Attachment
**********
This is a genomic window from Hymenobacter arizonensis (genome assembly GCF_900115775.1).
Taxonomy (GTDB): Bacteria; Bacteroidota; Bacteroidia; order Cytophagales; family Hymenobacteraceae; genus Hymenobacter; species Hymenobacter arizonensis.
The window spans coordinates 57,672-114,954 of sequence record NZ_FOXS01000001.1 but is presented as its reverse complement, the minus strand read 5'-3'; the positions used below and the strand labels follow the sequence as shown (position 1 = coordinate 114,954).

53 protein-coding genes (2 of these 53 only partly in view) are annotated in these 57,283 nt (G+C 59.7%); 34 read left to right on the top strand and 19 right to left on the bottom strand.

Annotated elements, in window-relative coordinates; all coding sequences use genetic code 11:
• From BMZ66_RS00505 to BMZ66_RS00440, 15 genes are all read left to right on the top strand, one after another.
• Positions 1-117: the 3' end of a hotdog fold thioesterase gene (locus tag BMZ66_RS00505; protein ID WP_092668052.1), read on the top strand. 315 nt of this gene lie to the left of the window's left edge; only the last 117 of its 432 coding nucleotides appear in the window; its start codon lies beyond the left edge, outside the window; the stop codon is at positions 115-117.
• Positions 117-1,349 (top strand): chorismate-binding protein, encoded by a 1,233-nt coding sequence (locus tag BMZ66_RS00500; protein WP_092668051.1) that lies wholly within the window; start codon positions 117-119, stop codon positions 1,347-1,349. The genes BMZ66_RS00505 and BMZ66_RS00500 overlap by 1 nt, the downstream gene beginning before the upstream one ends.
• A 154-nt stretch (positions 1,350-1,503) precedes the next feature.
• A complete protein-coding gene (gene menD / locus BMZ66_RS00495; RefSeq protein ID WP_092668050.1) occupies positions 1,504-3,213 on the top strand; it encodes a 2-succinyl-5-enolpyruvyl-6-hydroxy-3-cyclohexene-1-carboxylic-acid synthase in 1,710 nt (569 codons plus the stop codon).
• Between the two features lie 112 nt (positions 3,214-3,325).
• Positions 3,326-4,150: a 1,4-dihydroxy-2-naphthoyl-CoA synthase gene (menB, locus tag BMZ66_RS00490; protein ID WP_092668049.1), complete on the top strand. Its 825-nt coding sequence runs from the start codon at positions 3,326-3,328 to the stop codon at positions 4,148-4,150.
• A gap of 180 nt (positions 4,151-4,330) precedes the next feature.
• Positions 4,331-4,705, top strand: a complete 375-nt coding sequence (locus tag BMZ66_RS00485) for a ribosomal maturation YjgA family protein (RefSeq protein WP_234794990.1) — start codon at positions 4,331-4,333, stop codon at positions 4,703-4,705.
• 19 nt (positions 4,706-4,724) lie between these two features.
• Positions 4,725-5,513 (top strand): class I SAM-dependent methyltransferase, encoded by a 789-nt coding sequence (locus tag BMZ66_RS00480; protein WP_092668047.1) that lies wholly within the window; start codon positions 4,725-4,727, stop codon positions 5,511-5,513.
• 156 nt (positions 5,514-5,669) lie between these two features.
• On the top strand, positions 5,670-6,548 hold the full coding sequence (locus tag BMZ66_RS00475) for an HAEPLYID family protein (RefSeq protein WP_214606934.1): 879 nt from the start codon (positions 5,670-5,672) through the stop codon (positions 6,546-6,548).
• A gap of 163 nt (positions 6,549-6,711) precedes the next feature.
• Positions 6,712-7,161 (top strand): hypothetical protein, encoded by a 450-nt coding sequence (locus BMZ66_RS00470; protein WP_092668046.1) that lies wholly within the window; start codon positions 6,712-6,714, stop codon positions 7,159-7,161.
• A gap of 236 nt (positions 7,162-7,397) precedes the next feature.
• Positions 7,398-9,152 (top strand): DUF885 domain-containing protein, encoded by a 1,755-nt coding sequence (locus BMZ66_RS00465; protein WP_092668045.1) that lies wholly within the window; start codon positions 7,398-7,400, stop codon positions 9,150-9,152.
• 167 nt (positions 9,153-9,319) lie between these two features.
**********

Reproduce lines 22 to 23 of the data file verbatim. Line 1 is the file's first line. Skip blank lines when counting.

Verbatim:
• Positions 7,398-9,152 (top strand): DUF885 domain-containing protein, encoded by a 1,755-nt coding sequence (locus BMZ66_RS00465; protein WP_092668045.1) that lies wholly within the window; start codon positions 7,398-7,400, stop codon positions 9,150-9,152.
• 167 nt (positions 9,153-9,319) lie between these two features.